The kids favorite part of Thanksgiving is building our “Thankful Tree”.  This is so easy, and it really helps everyone to think about all we have to be thankful for. The tree trunk can be made out of a paper bag. The leaves are made by tracing our hands and cutting them out. Different color construction paper works best, but paper bags can be used as well. Each day in November, we make a new leaf and write down what we are thankful for. When Thanksgiving arrives, this is what we have.

 

Another tradition that I started the first year L&D were home is our tablecloth. I bought just a basic white table-cloth, and each year we add our names, handprints, drawings…whatever we want to it. We usually do this in colored pencil, then I go over it in fabric marker, that way I can throw it in the wash, but all the drawings are still there.  I then try to embroidery each new signature in time for the following Thanksgiving, but since that doesn’t always happen, at least the name is saved with permanent pen. There are a few red wine stains (and I am sure a few more to come) but this just adds to the appeal.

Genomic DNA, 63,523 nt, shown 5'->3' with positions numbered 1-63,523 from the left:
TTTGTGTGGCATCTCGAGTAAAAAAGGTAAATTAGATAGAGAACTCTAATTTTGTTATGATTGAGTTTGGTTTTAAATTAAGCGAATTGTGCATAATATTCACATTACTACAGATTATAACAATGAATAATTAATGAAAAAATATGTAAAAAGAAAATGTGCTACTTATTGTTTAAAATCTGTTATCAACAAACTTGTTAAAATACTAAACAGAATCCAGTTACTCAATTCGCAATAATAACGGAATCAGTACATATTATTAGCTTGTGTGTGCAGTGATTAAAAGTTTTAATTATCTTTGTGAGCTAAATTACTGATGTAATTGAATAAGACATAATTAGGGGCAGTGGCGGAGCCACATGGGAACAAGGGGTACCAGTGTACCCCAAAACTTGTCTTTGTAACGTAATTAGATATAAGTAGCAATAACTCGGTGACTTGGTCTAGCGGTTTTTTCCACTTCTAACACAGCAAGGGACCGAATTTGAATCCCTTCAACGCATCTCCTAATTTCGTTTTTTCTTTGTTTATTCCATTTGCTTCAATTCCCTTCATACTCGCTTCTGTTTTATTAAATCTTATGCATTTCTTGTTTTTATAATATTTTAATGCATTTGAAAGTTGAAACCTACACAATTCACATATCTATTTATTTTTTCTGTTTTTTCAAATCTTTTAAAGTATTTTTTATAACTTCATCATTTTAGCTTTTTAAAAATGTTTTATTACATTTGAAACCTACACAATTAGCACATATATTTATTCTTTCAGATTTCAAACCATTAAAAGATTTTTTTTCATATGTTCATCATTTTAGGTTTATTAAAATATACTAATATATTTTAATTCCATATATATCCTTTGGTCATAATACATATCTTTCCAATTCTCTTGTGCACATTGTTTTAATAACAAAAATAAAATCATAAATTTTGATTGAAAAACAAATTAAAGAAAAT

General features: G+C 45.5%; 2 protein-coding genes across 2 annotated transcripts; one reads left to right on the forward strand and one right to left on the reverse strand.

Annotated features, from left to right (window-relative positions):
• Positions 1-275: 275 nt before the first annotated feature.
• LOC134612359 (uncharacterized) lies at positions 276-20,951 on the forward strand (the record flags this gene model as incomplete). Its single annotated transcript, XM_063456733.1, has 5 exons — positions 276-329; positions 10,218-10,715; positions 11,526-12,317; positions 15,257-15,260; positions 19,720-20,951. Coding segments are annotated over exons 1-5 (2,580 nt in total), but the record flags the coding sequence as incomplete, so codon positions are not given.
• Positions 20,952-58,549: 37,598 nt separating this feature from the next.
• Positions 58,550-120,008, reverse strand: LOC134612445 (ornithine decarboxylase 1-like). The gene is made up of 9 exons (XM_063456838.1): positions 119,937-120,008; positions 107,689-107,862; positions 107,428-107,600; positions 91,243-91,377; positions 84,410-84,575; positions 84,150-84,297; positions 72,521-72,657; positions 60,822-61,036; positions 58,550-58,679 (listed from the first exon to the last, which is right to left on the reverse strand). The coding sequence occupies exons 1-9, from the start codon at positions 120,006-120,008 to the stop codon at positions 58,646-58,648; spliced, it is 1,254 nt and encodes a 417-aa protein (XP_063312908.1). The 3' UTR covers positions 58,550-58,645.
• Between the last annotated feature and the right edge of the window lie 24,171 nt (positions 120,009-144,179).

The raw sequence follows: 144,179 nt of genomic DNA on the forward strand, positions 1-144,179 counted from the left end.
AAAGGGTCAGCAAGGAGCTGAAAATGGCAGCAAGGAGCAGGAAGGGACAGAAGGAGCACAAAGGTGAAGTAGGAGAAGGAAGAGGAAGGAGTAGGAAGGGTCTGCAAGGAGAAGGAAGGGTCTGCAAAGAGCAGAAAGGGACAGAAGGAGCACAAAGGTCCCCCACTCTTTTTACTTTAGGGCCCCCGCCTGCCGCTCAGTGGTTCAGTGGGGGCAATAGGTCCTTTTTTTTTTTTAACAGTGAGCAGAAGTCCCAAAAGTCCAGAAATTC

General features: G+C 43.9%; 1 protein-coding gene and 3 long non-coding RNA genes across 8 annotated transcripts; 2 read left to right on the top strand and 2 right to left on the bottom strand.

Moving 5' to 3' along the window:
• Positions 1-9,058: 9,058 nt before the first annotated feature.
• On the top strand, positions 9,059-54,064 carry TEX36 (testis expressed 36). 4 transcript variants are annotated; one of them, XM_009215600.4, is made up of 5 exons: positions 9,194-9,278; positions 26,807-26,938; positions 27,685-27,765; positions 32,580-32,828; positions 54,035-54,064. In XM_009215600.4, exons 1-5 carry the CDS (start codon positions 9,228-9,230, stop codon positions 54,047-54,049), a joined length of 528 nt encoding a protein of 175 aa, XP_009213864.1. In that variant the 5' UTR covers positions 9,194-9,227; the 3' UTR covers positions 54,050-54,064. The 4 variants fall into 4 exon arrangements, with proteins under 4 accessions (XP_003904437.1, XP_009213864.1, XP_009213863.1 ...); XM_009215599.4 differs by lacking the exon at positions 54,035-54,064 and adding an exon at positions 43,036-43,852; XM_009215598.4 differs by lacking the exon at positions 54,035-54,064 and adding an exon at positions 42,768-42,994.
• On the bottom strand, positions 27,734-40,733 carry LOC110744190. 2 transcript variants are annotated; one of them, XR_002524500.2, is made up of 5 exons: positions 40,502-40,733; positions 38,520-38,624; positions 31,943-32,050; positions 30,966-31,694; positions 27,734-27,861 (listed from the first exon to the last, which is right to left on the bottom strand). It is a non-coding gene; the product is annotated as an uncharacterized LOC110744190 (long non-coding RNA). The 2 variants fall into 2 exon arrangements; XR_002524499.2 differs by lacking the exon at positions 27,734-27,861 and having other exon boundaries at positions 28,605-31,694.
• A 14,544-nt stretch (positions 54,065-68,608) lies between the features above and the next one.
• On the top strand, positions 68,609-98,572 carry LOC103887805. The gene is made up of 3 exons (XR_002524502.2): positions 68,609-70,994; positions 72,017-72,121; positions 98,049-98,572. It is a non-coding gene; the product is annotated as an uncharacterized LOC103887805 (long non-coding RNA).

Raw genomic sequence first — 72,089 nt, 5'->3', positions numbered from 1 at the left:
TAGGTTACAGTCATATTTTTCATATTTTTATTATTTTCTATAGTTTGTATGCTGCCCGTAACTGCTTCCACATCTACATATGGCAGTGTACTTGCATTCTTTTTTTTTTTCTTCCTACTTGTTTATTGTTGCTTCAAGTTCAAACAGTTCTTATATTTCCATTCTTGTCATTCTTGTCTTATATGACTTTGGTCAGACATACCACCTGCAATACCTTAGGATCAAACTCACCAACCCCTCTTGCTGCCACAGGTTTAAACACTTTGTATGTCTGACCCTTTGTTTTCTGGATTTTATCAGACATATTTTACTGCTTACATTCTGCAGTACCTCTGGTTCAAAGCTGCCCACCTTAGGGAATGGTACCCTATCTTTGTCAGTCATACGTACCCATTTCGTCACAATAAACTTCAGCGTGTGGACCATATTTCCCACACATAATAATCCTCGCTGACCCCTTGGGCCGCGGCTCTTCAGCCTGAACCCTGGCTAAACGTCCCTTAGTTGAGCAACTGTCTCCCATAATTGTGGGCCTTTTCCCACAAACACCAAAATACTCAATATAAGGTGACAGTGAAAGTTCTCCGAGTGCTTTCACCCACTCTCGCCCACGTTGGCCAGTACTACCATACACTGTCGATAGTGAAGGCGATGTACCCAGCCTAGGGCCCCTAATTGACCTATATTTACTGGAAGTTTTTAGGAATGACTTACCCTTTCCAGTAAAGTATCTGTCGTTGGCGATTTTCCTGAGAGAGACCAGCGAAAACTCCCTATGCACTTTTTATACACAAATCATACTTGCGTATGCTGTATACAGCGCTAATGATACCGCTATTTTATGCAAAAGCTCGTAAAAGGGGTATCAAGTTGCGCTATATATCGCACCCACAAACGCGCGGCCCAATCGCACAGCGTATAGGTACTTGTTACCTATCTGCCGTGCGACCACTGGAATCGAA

Something new I added this year, is our Homemade Friday.  It makes me sad that the commercialism and buy-buy-buy ethic surrounding the months of November and December has reached such a frenzy. Instead, the day after Thanksgiving (also known as Black Friday) has become a chill day for our family. We bake, listen to music and make Christmas crafts. I have always had the kids sit down and make Christmas gifts for friends and family each year. This offers them the benefit of knowing the joy of giving. They are always so proud of the gifts that they make.  We also take them around our neighborhood and give them to our neighbors. So when so many are  rushing around the stores buying up the best deals in town, I know that we are creating a lifetime of priceless memories!